Birthday patty

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Liwei Jiao sent in this screenshot:

The video is from this website.  It was published on 12/16/20. The screenshot is from about 4:50. The location is in Hechi, a prefecture-level city in the northwest of the Guangxi Zhuang Autonomous Region.  The location on the map shows that it borders Guizhou to the north.  Guangxi is home to the largest "minority language" in the PRC, Zhuang, a group of Tai languages.

The name of the restaurant is Táiwān Sū shì niúpái zìzhù cāntīng 台湾苏示牛排自助餐厅, which presents us with some oddities.  Before I attempt to translate what it says, I should note that Google Translate's "spellchecker" is smart enough to suggest, "Did you mean Táiwān Sū shì niúpái zìzhù cāntīng '台湾苏氏牛排自助餐厅'"?

So what's the difference between Sū shì 苏示 and Sū shì 苏氏?  As can be seen from the Romanizations, they are perfectly homophonous, down to the tones.  The latter version means "Su's" or "Su Family", as the name of the owner of the chain, while the former doesn't really mean anything particularly intelligible — "Su manifest / reveal".  Rather, it seems to have been dreamed up by  a competitor to the Sū shì 苏氏 ("Su's" or "Su Family") chain to sound close enough to suggest the same thing but still not be exactly the same.

Táiwān Sū shì niúpái guǎn 台湾苏氏牛排馆 ("Taiwan Su's Steakhouse") is a restaurant chain that has dozens of locations in China.  Táiwān Sū shì niúpái 台湾苏示牛排 ("Taiwan Su Shi Steaks") is also a registered trademark and has restaurants at varied locations in China.  Even though both chains claim a Taiwan pedigree, steakhouses with those trademarks do not exist in Taiwan.  This just goes to show how fashionable Taiwan is thought to be, especially in smaller cities outside of major urban areas.  In any event, the restaurant in this video is called Táiwān Sū shì niúpái zìzhù cāntīng 台湾苏示牛排自助餐厅 ("Taiwan Su Shi Steak Buffet").

The small words in yellow on the moving signboard at this point say:

Qǐngkè, jùcān, jǔbàn shēngrì patty de bù èr xuǎnzé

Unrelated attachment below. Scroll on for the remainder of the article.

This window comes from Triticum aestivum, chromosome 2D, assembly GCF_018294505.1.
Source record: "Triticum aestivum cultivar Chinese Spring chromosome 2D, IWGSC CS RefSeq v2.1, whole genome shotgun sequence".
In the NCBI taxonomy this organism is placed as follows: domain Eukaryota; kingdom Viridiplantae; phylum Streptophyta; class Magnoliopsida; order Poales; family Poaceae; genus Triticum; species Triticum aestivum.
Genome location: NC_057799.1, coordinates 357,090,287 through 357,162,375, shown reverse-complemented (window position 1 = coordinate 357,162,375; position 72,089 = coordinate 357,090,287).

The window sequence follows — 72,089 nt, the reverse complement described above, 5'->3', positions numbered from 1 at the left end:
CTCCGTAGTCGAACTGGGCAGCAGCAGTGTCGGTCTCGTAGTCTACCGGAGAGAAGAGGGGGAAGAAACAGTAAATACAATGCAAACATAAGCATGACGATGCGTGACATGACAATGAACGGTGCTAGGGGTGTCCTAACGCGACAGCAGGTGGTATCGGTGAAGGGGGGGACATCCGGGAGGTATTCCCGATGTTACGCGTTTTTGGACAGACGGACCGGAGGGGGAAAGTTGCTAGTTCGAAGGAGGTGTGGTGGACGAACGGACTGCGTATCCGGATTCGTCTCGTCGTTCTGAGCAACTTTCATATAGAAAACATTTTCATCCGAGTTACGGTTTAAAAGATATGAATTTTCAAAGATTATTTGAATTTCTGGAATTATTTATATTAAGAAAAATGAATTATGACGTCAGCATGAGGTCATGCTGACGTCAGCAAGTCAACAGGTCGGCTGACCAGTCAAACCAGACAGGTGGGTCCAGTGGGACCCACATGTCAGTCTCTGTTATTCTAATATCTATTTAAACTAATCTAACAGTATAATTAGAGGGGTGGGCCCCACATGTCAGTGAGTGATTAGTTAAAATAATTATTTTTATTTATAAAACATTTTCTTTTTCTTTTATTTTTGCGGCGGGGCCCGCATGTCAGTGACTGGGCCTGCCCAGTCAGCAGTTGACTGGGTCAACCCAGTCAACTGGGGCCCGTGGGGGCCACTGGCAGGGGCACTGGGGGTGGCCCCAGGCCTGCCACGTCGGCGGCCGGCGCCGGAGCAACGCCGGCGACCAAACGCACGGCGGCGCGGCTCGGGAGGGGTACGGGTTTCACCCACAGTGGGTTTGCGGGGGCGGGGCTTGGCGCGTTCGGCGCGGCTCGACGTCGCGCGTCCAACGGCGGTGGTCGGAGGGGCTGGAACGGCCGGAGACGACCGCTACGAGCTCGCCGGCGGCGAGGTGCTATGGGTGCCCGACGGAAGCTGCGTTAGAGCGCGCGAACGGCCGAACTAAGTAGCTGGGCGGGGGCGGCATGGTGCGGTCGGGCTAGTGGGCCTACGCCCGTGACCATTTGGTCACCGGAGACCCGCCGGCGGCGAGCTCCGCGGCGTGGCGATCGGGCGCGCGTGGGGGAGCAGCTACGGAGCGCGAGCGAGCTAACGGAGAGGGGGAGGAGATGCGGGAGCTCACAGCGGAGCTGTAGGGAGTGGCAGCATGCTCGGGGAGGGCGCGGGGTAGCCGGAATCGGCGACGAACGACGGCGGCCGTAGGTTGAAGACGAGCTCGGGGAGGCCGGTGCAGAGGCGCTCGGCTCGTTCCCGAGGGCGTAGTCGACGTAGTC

"The best choice for inviting guests, having dinners together, and holding birthday parties."

Many Chinese people feel it is fancy to use foreign words in advertisements or daily conversation. Even people from remote places like to say "party" instead of "jùhuì 聚会" ("get-together; party") or "pàiduì 派对" ("party" — phono-semantic matching of English partydoublet of 趴體趴体 [pātǐ] [source]), but actually they don't know how to spell the word "party" right.

Here's the story of what happens in this vlog post:

Xiaoming went to town to visit Xiaoya. He planned to treat her to Western food, but they ended up eating at a street vendor. The documentary-ish video depicts how Xiaoming waited for Xiaoya, who was making a silk quilt as a worker, to have a meal with her, and how they spent time together in the town.

"Xiaoming" seems like a Chinese "YouTuber" who produces videos concerning country life for the video-sharing website Xīguā shìpín 西瓜视频 ("Watermelon Video").  He has 521,000 followers now.

Selected reading

[Thanks to Yijie Zhang, Jinyi Cai, and Chenfeng Wang]


  1. Tohamytech said,

    December 22, 2020 @ 2:49 pm

    Written in the Haitian Creole language

  2. Y said,

    December 22, 2020 @ 4:05 pm

    Do Chinese trademarks apply to written or also to spoken names? In other words, can you name your business or product a clever identical homophone of another, and get away with it?

  3. John Swindle said,

    December 24, 2020 @ 4:39 am

    I figured it was a Soviet-style steakhouse.

  4. ~flow said,

    December 24, 2020 @ 6:07 am

    Came here expecting this to turn out a misspelling of 台湾素食牛排自助餐厅 'Taiwan Vegetarian Steak Buffet'. Alas.

  5. John Swindle said,

    December 24, 2020 @ 6:36 am

    @~flow: Indeed. Not a Jiangsu-style Taiwan steakhouse, though.

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